St. LOUIS (Reuters) - The U.S. economic recovery will likely be a long slog over several years and there is not a whole lot the Federal Reserve can do to speed the process, according to a top economist at the central bank.
“Something’s happened in U.S. labor markets that we can’t overcome,” St. Louis Federal Reserve Bank Research Director Christopher Waller told Reuters in an interview. “No matter what we do, recovery is going to be slow.”
Under President James Bullard, the St. Louis Fed has staked out the middle ground between officials who advocate all-out efforts to boost growth and those urging restraint out of fears easy money policies are setting the stage for inflation.
Bullard, who said on Tuesday that the Fed should refrain from a further easing of monetary policy unless the U.S. economy falters from its current modest growth pace, has become something of a bellwether for Fed policy.
The remarks from Waller late Tuesday, Bullard’s top policy adviser, illustrate a sense among some officials that the central bank has done what it can to lift the world’s largest economy and that there may be no shortcuts on the road to health after an unusually deep and wrenching recession.
“There’s no point in trying to say, ‘Cure cancer with monetary policy’,” he said. “It’s just not possible.”
The Fed cut overnight interest rates to near zero almost three years ago and bought $2.3 trillion in bonds in a further effort to try to boost growth.
More recently, it moved to lower long-term borrowing costs by shifting its bond holdings into longer maturities. In addition, it promised to hold rates at exceptionally low levels well into 2013 to assure markets that it will be in no hurry to raise rates when the economic skies start to clear.
Even with the Fed’s ultra-easy money stance and an economy poised to grow respectably over the next few months, the unemployment rate, which stood at 9 percent in October, will likely come down only gradually, Waller said.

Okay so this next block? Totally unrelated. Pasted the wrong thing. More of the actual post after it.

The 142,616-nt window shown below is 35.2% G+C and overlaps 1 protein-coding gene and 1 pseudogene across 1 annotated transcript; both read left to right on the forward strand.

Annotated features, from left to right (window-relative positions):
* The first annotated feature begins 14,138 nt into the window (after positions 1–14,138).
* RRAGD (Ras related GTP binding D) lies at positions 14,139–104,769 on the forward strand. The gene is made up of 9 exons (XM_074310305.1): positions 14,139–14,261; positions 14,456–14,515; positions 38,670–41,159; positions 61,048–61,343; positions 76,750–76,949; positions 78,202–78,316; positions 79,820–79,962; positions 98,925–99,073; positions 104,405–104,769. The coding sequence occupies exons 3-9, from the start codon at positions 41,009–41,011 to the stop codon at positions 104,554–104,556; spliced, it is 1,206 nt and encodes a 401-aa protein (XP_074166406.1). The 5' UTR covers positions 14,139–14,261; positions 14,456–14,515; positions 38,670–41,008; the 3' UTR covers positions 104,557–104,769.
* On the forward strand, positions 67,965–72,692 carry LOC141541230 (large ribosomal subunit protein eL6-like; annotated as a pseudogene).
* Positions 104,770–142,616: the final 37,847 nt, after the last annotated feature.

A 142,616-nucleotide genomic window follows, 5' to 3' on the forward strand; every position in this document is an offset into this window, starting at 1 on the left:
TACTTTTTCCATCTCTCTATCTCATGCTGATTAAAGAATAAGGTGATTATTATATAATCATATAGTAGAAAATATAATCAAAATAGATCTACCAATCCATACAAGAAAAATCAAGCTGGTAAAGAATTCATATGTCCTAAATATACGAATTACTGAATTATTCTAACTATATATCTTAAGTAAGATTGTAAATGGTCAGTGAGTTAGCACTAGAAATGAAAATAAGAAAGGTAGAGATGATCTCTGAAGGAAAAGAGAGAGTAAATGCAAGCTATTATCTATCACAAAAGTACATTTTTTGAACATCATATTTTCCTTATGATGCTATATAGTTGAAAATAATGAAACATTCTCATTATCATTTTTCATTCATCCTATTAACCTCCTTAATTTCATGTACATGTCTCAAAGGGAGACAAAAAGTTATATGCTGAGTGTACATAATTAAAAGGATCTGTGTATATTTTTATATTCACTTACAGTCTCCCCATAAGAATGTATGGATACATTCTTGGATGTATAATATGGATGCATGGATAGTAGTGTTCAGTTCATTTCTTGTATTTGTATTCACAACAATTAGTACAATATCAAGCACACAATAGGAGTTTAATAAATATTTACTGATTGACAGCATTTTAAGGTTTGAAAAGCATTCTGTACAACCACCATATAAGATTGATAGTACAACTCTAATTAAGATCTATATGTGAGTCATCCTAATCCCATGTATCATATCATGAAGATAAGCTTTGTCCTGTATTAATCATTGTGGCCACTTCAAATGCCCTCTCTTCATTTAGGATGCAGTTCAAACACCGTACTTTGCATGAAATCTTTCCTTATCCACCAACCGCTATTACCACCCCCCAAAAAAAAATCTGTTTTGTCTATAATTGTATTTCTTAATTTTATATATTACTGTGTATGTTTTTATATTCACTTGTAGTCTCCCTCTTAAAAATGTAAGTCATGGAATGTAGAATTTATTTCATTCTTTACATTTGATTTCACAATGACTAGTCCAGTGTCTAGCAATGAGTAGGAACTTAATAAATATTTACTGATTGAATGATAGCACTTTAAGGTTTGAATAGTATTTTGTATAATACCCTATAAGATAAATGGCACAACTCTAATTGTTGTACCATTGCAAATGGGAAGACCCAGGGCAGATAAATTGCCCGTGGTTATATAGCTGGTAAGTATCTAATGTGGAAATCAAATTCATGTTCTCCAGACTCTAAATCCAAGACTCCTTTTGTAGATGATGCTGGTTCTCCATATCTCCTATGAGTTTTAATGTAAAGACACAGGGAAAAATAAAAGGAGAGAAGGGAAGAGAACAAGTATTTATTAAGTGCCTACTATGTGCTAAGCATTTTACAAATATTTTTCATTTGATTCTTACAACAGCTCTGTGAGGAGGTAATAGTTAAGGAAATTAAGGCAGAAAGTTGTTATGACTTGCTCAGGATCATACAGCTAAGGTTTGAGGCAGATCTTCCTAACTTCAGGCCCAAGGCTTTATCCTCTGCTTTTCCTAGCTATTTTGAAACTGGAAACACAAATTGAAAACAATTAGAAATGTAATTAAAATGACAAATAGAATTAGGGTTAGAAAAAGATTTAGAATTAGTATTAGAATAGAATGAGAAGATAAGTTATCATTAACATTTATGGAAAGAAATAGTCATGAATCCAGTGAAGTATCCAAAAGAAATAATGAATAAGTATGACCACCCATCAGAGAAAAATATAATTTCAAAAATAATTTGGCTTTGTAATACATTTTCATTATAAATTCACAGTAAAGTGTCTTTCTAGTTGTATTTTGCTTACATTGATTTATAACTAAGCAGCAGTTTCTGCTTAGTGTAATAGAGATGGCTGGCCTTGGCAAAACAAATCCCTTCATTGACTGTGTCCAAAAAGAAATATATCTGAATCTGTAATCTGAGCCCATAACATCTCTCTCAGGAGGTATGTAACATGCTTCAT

He expects declines of roughly a half-percentage point a year, in line with the same slow pace that followed the previous two recessions.
“The pattern seems to be reemerging. (Unemployment) stays high and it just trickles down,” Waller said.
Fed economists are trying to understand why the U.S. job market no longer seem to manage the bold post-downturn advances of the past. Possible explanations include employer reluctance to rehire workers once they’ve been let go, as well as the deep cuts to construction jobs related to the crash of housing markets specific to the most recent recession, Waller said.
Fed Chairman Ben Bernanke has called the lofty level of unemployment a national crisis, and financial markets have begun to expect the U.S. central bank to launch a further round of asset purchases to push the sluggish recovery into higher gear next year.
But those expectations may be skewed by recent remarks from central bank officials representing an activist faction, such as Chicago Fed President Charles Evans and Fed Board Governor Daniel Tarullo, Waller said.
One growth-enhancing step policymakers have discussed is expanding purchases of mortgage-backed securities to help heal housing markets. MBS buying helped stop the decline in house prices in 2009, Waller said, but there are questions about whether the move would be as effective now as it was then.
“Now, we don’t see the economy going off a cliff, we don’t see the stock market crashing, we don’t see jobs disappearing by 700,000 a month, so the circumstances are different,” he said. With mortgage interest rates at rock-bottom levels, Waller said it is possible that pretty much anyone able and interested in buying a house has already bought one, so the only benefit would be in encouraging refinancing.
And although many view housing as an essential component of a more robust rebound, it may be unreasonable to expect that sector to rapidly regain any of its pre-crisis sparkle, he added. Housing oversupply and the slow pace of resolving problems from decimated home values will make the pace of recovery in this sector painfully slow, he said.
“It’s going to take a while to get this turned over,” Waller said. “We just have to accept that housing is moribund and we can’t expect it to get us out of this.”